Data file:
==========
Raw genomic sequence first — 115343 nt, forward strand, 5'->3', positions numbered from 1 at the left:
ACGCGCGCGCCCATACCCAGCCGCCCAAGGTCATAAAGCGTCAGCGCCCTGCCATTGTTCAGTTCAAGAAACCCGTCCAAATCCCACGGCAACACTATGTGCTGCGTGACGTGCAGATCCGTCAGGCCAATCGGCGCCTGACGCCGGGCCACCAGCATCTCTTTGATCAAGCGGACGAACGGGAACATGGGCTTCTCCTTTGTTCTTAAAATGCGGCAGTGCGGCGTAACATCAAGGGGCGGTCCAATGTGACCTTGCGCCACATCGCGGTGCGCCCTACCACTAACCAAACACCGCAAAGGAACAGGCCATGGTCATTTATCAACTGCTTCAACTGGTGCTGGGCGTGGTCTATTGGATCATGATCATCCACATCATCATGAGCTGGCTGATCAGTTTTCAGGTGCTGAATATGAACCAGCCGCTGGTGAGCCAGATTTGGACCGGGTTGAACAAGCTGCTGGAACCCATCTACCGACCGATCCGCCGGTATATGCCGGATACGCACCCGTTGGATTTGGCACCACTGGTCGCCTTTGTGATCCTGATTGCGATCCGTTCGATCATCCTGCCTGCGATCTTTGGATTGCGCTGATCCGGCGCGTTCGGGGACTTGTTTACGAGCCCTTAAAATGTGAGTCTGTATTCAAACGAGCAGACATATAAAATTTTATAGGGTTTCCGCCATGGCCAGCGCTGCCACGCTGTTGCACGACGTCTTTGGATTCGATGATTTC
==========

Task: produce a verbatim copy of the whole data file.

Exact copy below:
Raw genomic sequence first — 115343 nt, forward strand, 5'->3', positions numbered from 1 at the left:
ACGCGCGCGCCCATACCCAGCCGCCCAAGGTCATAAAGCGTCAGCGCCCTGCCATTGTTCAGTTCAAGAAACCCGTCCAAATCCCACGGCAACACTATGTGCTGCGTGACGTGCAGATCCGTCAGGCCAATCGGCGCCTGACGCCGGGCCACCAGCATCTCTTTGATCAAGCGGACGAACGGGAACATGGGCTTCTCCTTTGTTCTTAAAATGCGGCAGTGCGGCGTAACATCAAGGGGCGGTCCAATGTGACCTTGCGCCACATCGCGGTGCGCCCTACCACTAACCAAACACCGCAAAGGAACAGGCCATGGTCATTTATCAACTGCTTCAACTGGTGCTGGGCGTGGTCTATTGGATCATGATCATCCACATCATCATGAGCTGGCTGATCAGTTTTCAGGTGCTGAATATGAACCAGCCGCTGGTGAGCCAGATTTGGACCGGGTTGAACAAGCTGCTGGAACCCATCTACCGACCGATCCGCCGGTATATGCCGGATACGCACCCGTTGGATTTGGCACCACTGGTCGCCTTTGTGATCCTGATTGCGATCCGTTCGATCATCCTGCCTGCGATCTTTGGATTGCGCTGATCCGGCGCGTTCGGGGACTTGTTTACGAGCCCTTAAAATGTGAGTCTGTATTCAAACGAGCAGACATATAAAATTTTATAGGGTTTCCGCCATGGCCAGCGCTGCCACGCTGTTGCACGACGTCTTTGGATTCGATGATTTC